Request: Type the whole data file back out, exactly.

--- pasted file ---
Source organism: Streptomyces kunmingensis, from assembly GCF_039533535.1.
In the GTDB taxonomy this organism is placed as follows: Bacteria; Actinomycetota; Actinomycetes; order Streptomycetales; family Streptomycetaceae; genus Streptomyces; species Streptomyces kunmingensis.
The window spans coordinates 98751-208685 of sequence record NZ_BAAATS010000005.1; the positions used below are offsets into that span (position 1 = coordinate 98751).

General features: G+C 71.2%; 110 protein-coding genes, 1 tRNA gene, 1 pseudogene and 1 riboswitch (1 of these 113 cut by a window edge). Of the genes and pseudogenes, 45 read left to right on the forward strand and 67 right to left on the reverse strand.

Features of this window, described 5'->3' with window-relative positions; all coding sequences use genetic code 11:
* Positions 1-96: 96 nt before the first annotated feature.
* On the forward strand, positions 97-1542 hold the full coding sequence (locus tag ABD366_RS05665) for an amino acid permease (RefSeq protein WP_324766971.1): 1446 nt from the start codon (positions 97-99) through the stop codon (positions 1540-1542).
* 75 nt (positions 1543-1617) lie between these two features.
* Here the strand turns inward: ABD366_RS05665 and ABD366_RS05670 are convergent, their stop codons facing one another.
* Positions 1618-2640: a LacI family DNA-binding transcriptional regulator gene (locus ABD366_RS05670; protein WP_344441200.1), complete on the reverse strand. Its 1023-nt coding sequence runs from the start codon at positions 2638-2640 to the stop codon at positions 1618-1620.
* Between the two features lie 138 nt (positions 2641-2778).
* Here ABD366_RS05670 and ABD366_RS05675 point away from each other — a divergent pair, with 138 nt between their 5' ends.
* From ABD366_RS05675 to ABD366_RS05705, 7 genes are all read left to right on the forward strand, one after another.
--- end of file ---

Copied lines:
Source organism: Streptomyces kunmingensis, from assembly GCF_039533535.1.
In the GTDB taxonomy this organism is placed as follows: Bacteria; Actinomycetota; Actinomycetes; order Streptomycetales; family Streptomycetaceae; genus Streptomyces; species Streptomyces kunmingensis.
The window spans coordinates 98751-208685 of sequence record NZ_BAAATS010000005.1; the positions used below are offsets into that span (position 1 = coordinate 98751).

General features: G+C 71.2%; 110 protein-coding genes, 1 tRNA gene, 1 pseudogene and 1 riboswitch (1 of these 113 cut by a window edge). Of the genes and pseudogenes, 45 read left to right on the forward strand and 67 right to left on the reverse strand.

Features of this window, described 5'->3' with window-relative positions; all coding sequences use genetic code 11:
* Positions 1-96: 96 nt before the first annotated feature.
* On the forward strand, positions 97-1542 hold the full coding sequence (locus tag ABD366_RS05665) for an amino acid permease (RefSeq protein WP_324766971.1): 1446 nt from the start codon (positions 97-99) through the stop codon (positions 1540-1542).
* 75 nt (positions 1543-1617) lie between these two features.
* Here the strand turns inward: ABD366_RS05665 and ABD366_RS05670 are convergent, their stop codons facing one another.
* Positions 1618-2640: a LacI family DNA-binding transcriptional regulator gene (locus ABD366_RS05670; protein WP_344441200.1), complete on the reverse strand. Its 1023-nt coding sequence runs from the start codon at positions 2638-2640 to the stop codon at positions 1618-1620.
* Between the two features lie 138 nt (positions 2641-2778).
* Here ABD366_RS05670 and ABD366_RS05675 point away from each other — a divergent pair, with 138 nt between their 5' ends.
* From ABD366_RS05675 to ABD366_RS05705, 7 genes are all read left to right on the forward strand, one after another.